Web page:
Greenfire: Verdancy on the East Fork Salmon River

8th of Jun 2017

By Anna Demetriades, Director of Development & Communications
June 8, 2017

Contrary to its name, which conjures images of lush and robust greenery (but in fact derives its moniker from an Aldo Leopold quote), the Greenfire Preserve on the East Fork Salmon River possesses the stark, high desert beauty of sagebrush steppe – layer upon layer of red rocks form ribbons of sheer cliffs above this narrow, swift passage of Idaho’s mighty Salmon River.

Silver-green sagebrush and the occasional conifer dapple the landscape and shelter vibrant native flowers like bitterroot, Indian paintbrush, arrowleaf balsamroot and lupine, and wild currants grow along the riverbank. Greenfire is a richly biodiverse haven for elk, bighorn, moose, wild horses, pronghorns, salmon, eagles, rubber boas, rattlesnakes and countless others.

Bitterroot flower; rubber boa; and Indian paintbrush with lupin. – photos by Anna Demetriades

The staff and board of Advocates for the West retreat here every year in June to strategize for the year ahead. And this year, the preserve evoked its name – record-setting snows last winter drenched the mountains in moisture and the East Fork Salmon River surged with snowmelt. Greenfire is truly verdant this spring, and we found fresh inspiration in nature’s exuberance.

As we took respite in the vibrant folds of the narrow East Fork canyon, which leads swiftly upward to the lofty Boulder-White Clouds Wilderness, our board and staff drew strength from the landscape. We hiked, biked and reveled in the splendor of Greenfire and its adjoining lands – which is protected in perpetuity thanks to the perseverance of the Younger family and deft legal action by Advocates for the West.

Laurie Rule, Lizzy Potter and Bryan Hurlbutt hiking above Spud Creek near Greenfire; Anna Demetriades, Talasi Brooks and Bryan Hurlbutt biking along the East Fork Salmon River; and a view of the East Fork with the Boulder-White Clouds Wilderness area beyond. – photos by Anna, Paul Hilding, and Bryan Hurlbutt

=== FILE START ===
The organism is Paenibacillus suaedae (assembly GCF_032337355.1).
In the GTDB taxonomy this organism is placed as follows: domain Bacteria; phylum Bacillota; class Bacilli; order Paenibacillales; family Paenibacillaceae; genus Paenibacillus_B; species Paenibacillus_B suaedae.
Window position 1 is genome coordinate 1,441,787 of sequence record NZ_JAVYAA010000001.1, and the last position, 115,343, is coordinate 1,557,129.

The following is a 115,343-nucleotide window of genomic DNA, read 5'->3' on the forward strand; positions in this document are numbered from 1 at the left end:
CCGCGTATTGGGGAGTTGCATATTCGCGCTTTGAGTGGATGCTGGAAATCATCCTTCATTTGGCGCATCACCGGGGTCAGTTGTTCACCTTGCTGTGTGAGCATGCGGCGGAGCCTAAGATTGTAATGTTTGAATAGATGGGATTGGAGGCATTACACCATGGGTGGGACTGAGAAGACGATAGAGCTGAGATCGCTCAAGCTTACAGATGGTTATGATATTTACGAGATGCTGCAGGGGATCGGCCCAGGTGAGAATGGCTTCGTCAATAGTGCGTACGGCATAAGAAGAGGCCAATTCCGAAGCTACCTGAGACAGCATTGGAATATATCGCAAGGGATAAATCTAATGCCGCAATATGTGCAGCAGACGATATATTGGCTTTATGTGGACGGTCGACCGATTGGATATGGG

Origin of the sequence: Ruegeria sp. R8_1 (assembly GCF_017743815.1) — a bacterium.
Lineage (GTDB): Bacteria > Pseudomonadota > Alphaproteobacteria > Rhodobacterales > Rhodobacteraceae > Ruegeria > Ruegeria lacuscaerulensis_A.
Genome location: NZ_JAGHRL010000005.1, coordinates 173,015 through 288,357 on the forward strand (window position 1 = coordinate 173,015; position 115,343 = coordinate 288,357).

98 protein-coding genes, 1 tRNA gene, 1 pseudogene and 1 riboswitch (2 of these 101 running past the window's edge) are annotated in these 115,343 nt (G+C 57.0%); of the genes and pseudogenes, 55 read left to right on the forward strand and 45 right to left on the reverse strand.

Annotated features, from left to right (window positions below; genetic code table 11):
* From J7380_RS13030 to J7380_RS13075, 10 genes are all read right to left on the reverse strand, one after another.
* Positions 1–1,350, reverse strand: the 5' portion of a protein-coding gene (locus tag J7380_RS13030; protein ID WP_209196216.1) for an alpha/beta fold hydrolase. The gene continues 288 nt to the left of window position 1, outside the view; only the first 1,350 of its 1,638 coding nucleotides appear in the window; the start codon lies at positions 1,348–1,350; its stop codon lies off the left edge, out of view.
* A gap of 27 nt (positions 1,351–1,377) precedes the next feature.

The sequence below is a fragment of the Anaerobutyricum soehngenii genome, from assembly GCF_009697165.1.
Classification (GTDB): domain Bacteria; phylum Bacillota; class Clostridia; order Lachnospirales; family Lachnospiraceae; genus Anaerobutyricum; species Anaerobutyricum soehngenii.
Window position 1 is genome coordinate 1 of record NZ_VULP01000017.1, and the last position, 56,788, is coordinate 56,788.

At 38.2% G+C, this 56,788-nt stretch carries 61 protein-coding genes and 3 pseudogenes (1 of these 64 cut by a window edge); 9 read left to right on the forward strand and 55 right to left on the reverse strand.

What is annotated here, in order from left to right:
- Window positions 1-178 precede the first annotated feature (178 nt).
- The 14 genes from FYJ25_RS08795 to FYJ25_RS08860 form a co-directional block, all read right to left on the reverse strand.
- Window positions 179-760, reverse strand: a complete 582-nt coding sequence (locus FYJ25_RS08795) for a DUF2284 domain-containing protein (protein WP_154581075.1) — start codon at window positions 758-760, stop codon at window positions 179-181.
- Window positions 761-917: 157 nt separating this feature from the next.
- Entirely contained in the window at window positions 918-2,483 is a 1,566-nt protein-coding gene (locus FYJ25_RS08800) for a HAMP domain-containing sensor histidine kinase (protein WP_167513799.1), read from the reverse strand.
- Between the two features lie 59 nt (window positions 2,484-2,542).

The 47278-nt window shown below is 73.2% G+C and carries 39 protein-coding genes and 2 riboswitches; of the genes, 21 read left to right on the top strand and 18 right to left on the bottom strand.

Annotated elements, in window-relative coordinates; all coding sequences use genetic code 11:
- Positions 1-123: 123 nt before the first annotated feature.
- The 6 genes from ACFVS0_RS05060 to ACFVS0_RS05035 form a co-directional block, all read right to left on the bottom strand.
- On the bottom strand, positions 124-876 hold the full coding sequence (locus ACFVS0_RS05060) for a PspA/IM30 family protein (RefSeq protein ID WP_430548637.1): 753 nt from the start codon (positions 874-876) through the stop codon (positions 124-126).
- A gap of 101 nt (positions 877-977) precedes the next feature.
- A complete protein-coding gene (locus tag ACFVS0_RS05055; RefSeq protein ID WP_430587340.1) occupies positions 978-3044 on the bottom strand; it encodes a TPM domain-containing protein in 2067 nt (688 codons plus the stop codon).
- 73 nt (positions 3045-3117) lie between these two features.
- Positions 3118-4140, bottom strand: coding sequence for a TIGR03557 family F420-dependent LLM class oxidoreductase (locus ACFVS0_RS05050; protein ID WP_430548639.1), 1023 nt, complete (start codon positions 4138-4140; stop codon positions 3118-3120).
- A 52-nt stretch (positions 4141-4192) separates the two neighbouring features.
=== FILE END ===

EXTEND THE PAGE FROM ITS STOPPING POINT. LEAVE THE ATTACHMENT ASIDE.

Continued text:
As we celebrate our 15th year of winning for the West, we are also acutely aware of pressing new threats to our public lands and wildlife as a result of the new Administration. Interior Secretary Zinke just announced his intent to review sage-grouse conservation plans in the West, and is currently determining the fate of 27 National Monuments established throughout the country since 1996. Explore this map by Patagonia to discover the threatened monuments and to speak up for their protection.

Despite the threats that loom large over much of what we’ve fought to protect since 2003, our strategy talks during this year’s retreat were vigorous and proactive. Advocates for the West is no stranger to the David vs. Goliath environmental battle – our recent victory against Big Oil on the Wild and Scenic Lochsa-Clearwater corridor is proof of that.

Our time at Greenfire teaches us something new each year, and this year the lesson resounded strongly with us all – Advocates for the West is ready for the battles ahead, and we intend to win.

A very special thanks to Matt and Sean at Wild Lens – whose mission is to bring filmmakers and biologists together to solve wildlife and conservation issues. They accompanied us on this year’s retreat to capture the Advocates in action (and this moose too!). We look forward to sharing their footage of our trip to the East Fork with you soon.